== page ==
Now LSU has to fill another 12 spots in the freshman class. It can still add five-star Ponchatoula safety Jacoby Mathews and four-star Lake Charles running back TreVonte’ Citizen. Both former LSU commits, they waited to sign until February and would bolster a class currently ranked No. 18 in the country, according to 247Sports.
We’ll see what LSU does with the rest of the spots. Other than Mathews and Citizen, most of the elite prospects across the nation have already signed. Perhaps some of the new assistants will flip other recruits. LSU could also leave space for more transfers, if it wants to go that route.
For some, it was a long time coming. For athletes like Landon Ibieta, it was a 2:45 p.m. call to the front office at Mandeville High School to…
Speaking of the transfer portal, Kelly prefers to build his teams through recruiting strong freshman classes, but he acknowledged during the interview with ESPN that he’ll use the transfer portal this offseason.
“We want to build everything from the freshman class, but we are going to have to use the transfer portal,” Kelly said. “We’ll be in a transitional build, so we’ll have to use the transfer portal.”
There are plenty of players available in the transfer portal, and LSU already added freshman All-American offensive lineman Miles Frazier from FIU and long snapper Slade Roy from East Carolina. The Tigers have another five spots for transfers that won’t count toward their recruiting class.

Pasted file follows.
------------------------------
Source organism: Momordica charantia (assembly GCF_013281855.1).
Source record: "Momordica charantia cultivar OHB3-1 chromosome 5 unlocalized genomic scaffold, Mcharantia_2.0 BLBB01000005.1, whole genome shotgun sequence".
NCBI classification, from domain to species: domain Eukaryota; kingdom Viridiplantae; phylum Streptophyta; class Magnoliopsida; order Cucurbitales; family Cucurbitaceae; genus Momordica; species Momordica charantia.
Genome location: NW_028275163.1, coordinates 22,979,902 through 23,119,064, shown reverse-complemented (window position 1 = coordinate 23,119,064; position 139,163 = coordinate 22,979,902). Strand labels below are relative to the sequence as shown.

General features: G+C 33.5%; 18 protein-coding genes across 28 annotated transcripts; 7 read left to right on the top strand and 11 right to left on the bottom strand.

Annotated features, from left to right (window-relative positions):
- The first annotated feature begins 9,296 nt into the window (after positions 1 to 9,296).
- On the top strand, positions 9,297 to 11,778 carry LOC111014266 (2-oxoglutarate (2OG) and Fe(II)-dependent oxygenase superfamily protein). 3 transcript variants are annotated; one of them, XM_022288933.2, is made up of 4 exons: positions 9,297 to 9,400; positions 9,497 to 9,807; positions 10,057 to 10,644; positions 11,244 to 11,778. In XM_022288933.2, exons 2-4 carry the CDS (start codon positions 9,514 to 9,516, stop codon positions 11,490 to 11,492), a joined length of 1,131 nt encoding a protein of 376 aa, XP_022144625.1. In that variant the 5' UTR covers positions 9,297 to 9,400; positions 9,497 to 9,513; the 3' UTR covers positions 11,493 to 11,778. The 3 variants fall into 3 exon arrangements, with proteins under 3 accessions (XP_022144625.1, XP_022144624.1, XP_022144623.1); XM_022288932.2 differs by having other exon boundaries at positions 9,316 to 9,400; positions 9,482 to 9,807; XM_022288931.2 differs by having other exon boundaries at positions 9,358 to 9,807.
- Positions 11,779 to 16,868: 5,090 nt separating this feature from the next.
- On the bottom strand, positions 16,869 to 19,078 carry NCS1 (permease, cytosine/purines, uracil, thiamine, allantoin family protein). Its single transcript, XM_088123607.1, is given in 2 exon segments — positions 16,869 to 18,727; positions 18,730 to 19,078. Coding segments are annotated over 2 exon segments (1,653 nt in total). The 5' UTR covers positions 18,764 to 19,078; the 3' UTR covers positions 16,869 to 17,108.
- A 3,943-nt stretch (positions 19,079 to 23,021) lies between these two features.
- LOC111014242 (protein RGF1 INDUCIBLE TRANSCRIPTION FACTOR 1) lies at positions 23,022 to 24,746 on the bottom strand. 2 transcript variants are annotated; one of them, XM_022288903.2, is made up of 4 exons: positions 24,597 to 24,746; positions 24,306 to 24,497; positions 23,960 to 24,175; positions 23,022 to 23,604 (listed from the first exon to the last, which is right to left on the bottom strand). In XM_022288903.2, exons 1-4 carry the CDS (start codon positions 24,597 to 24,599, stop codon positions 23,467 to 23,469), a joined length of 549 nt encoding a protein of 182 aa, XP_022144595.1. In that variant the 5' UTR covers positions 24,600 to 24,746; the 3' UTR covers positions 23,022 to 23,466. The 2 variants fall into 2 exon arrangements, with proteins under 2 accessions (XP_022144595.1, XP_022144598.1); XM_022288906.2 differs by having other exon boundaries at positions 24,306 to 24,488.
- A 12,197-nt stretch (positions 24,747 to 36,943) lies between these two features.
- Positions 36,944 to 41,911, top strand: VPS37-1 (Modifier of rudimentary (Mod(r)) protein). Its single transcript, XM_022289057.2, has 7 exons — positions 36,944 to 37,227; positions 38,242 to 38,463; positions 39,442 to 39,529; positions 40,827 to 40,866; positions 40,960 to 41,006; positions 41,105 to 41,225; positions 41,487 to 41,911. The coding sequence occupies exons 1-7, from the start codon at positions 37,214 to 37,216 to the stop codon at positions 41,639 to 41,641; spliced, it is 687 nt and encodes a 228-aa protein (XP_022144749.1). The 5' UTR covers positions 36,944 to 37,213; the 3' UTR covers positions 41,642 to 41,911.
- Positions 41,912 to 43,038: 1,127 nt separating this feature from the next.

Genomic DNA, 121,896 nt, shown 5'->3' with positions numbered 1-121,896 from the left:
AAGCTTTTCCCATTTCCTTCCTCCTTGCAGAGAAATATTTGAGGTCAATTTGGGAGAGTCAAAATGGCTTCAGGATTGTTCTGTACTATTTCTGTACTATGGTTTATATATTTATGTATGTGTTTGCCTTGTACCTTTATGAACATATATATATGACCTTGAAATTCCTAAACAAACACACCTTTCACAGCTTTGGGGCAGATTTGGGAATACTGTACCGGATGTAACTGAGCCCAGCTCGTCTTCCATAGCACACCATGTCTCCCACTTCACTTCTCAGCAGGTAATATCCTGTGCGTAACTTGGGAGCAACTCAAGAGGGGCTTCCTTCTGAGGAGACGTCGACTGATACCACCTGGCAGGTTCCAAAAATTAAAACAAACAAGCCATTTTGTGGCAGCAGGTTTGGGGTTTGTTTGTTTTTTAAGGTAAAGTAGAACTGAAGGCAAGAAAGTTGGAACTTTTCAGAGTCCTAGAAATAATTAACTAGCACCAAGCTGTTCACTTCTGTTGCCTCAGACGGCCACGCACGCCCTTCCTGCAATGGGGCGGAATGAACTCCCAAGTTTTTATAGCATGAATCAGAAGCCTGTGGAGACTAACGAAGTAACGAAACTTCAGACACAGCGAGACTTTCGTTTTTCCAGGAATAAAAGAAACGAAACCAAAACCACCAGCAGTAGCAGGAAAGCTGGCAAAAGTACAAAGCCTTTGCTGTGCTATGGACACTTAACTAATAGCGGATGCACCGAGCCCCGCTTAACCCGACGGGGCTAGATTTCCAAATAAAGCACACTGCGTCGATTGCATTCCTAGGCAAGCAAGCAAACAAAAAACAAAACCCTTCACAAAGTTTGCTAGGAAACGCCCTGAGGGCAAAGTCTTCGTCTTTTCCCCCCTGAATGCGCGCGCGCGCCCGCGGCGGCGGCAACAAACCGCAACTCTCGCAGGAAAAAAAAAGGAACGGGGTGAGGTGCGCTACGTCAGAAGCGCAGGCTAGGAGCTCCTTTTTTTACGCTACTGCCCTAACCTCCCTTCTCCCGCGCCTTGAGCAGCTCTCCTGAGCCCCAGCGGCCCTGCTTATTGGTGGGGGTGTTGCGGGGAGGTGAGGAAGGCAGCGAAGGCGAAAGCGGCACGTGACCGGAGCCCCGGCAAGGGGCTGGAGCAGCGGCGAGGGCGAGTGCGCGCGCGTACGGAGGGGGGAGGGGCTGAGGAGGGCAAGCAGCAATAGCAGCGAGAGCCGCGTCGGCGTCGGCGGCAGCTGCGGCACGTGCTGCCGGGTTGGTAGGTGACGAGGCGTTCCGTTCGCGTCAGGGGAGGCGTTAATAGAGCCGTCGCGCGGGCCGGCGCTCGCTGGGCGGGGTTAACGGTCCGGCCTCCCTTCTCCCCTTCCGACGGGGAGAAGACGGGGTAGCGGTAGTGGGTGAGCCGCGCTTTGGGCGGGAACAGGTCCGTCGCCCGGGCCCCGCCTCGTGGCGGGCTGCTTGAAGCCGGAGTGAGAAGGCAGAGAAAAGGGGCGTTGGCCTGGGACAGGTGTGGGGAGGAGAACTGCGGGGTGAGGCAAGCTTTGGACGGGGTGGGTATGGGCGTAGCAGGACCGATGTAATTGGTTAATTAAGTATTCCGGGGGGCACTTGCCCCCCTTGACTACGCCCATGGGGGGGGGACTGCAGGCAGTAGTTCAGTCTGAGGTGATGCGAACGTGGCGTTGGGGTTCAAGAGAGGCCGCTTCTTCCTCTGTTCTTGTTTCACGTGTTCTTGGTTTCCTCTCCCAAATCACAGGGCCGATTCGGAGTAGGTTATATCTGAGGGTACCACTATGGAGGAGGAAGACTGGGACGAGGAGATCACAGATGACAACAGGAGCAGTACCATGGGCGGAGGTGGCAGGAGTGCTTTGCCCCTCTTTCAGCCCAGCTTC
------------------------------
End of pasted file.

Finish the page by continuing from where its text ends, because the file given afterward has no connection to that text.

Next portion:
LSU has offered Albany defensive end Jared Verse and Hawai’i wide receiver Nick Mardner. Another player to watch may be Missouri defensive tackle Mekhi Wingo, who reportedly plans to enter the transfer portal. Wingo, a freshman All-SEC selection this season, played for new LSU defensive assistant Robert Steeples at De Smet Jesuit High School.
LSU football coach Brian Kelly addressed a wide range of topics in an interview with the ESPN crew as he watched his new program compete again…
LSU’s targets in the transfer portal and in recruiting may depend on who leaves for the NFL.
So far, junior cornerback Derek Stingley Jr., senior linebacker Damone Clark, junior running back Tyrion Davis-Price, senior left guard Ed Ingram and junior kicker Cade York have declared for the draft. Junior cornerback Cordale Flott is also expected to turn pro. They all had at least one more year of eligibility.
Senior right guard Chasen Hines and linebacker Micah Baskerville are also headed toward the NFL after accepting invitations to the NFLPA Collegiate Bowl. Playing in the game would make them ineligible to return, but Hines and Baskerville said they haven’t made final decisions. They can still withdraw and use their last season of eligibility.